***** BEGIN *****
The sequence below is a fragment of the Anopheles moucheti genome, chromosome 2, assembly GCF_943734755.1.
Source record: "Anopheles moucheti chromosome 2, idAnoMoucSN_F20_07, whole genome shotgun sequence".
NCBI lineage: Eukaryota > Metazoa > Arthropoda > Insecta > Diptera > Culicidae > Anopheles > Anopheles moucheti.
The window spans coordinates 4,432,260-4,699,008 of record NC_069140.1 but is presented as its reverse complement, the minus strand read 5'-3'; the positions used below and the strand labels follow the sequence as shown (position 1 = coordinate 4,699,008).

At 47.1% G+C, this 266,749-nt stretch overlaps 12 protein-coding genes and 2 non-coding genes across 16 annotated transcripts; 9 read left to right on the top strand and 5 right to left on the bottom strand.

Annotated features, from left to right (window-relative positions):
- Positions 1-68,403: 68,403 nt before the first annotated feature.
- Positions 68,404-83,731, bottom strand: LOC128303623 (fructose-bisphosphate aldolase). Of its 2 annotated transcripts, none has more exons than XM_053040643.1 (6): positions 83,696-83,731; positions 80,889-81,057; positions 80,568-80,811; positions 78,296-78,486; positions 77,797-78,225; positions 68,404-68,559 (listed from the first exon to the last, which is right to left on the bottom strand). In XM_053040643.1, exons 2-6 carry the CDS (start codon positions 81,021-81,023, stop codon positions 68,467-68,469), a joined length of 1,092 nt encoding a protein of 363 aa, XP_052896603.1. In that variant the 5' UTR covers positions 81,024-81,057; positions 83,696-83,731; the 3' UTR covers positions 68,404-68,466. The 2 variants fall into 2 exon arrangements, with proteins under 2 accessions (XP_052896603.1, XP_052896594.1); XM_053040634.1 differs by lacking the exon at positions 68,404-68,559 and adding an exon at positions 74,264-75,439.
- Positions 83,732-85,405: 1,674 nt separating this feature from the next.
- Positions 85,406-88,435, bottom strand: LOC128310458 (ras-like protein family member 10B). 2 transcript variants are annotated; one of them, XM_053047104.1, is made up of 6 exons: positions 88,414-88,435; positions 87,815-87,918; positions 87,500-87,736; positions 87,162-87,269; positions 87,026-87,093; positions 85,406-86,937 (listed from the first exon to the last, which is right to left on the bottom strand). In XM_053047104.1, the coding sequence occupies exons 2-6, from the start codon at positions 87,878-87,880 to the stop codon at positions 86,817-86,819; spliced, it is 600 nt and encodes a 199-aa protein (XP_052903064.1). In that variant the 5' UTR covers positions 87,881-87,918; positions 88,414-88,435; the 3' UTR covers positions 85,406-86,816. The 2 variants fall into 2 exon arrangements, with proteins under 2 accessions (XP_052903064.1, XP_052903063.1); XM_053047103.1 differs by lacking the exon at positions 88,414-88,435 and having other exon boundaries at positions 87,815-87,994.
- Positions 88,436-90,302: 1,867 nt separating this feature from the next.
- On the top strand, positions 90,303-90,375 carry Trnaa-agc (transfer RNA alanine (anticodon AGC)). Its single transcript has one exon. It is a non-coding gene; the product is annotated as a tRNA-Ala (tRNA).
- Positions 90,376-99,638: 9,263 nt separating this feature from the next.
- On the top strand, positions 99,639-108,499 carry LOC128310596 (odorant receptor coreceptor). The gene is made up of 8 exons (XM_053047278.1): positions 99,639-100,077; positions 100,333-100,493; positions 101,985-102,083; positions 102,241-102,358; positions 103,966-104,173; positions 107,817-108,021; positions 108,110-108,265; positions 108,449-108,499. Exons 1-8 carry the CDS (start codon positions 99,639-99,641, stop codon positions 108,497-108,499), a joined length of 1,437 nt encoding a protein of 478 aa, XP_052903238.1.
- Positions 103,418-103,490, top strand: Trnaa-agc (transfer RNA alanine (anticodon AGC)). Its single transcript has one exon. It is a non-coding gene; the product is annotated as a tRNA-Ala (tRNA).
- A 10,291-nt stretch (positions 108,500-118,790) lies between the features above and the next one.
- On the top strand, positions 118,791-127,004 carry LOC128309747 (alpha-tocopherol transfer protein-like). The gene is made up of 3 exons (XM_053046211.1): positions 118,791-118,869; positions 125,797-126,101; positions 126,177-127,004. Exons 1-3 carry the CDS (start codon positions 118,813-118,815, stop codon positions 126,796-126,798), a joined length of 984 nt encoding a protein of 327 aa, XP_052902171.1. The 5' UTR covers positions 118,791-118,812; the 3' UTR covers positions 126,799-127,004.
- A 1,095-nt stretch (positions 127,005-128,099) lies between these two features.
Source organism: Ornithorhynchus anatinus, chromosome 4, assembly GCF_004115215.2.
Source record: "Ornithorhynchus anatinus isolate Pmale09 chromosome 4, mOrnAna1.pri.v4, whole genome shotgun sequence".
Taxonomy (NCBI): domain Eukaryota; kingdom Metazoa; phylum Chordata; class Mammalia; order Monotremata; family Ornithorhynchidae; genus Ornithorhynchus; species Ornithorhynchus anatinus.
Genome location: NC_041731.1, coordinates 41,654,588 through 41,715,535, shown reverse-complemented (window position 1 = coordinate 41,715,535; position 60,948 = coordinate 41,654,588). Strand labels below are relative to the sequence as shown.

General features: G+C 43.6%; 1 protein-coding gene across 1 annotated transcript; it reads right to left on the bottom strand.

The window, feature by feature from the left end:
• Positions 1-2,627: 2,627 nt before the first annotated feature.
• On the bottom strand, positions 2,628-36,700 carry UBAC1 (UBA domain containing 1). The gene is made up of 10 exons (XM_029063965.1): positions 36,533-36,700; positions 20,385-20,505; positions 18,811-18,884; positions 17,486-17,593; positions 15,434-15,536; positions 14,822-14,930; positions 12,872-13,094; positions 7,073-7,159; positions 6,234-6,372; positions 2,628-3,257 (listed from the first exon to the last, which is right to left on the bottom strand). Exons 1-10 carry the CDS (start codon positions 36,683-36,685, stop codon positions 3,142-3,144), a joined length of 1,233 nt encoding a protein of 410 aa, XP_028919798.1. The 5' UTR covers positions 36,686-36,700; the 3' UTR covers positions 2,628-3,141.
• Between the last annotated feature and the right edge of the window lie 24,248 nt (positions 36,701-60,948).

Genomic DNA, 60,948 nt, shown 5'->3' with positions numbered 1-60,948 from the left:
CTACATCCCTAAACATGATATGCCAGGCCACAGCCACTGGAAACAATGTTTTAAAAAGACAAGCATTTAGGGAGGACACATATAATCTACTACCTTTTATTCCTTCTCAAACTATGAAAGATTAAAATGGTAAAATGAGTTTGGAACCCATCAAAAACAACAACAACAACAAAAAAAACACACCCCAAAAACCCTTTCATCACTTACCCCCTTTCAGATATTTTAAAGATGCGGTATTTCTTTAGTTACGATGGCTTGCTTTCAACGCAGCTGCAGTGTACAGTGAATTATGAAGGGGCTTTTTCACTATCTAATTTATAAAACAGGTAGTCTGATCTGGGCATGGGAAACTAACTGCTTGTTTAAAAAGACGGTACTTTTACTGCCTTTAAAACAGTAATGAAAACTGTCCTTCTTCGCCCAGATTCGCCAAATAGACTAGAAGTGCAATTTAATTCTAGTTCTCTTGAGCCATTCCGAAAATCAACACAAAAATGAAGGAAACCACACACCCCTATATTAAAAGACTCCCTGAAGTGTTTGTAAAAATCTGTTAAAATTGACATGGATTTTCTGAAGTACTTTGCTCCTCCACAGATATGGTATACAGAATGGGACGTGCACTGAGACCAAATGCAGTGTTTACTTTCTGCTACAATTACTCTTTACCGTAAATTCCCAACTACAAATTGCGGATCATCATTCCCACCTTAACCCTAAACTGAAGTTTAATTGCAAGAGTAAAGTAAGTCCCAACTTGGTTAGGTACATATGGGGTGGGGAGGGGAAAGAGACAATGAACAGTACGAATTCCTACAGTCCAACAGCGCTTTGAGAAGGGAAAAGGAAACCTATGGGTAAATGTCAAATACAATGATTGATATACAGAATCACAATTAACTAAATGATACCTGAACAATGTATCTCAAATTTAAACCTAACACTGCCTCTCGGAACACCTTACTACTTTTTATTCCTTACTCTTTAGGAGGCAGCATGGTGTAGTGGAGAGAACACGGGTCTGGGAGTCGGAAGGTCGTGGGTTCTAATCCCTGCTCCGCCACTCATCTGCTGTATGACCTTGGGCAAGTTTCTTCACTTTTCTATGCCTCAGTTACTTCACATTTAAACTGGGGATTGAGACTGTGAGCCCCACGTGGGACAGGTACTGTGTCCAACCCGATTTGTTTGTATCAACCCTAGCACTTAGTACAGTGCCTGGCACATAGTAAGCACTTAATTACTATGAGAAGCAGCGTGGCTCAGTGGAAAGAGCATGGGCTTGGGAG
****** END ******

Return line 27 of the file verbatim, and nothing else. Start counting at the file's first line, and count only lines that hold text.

• Between the last annotated feature and the right edge of the window lie 24,248 nt (positions 36,701-60,948).